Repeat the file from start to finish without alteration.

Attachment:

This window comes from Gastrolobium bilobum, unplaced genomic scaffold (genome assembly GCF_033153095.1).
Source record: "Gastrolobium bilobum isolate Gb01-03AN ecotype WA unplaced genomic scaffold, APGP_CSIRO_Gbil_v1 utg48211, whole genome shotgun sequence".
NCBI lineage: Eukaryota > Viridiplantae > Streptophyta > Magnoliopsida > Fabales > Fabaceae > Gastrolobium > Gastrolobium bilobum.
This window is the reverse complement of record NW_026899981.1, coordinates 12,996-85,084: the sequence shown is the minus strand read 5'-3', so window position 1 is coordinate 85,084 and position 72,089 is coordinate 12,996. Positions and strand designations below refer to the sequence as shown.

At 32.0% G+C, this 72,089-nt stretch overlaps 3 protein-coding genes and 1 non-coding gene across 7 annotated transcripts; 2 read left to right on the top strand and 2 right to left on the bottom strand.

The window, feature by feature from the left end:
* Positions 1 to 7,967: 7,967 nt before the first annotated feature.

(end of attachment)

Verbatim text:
This window comes from Gastrolobium bilobum, unplaced genomic scaffold (genome assembly GCF_033153095.1).
Source record: "Gastrolobium bilobum isolate Gb01-03AN ecotype WA unplaced genomic scaffold, APGP_CSIRO_Gbil_v1 utg48211, whole genome shotgun sequence".
NCBI lineage: Eukaryota > Viridiplantae > Streptophyta > Magnoliopsida > Fabales > Fabaceae > Gastrolobium > Gastrolobium bilobum.
This window is the reverse complement of record NW_026899981.1, coordinates 12,996-85,084: the sequence shown is the minus strand read 5'-3', so window position 1 is coordinate 85,084 and position 72,089 is coordinate 12,996. Positions and strand designations below refer to the sequence as shown.

At 32.0% G+C, this 72,089-nt stretch overlaps 3 protein-coding genes and 1 non-coding gene across 7 annotated transcripts; 2 read left to right on the top strand and 2 right to left on the bottom strand.

The window, feature by feature from the left end:
* Positions 1 to 7,967: 7,967 nt before the first annotated feature.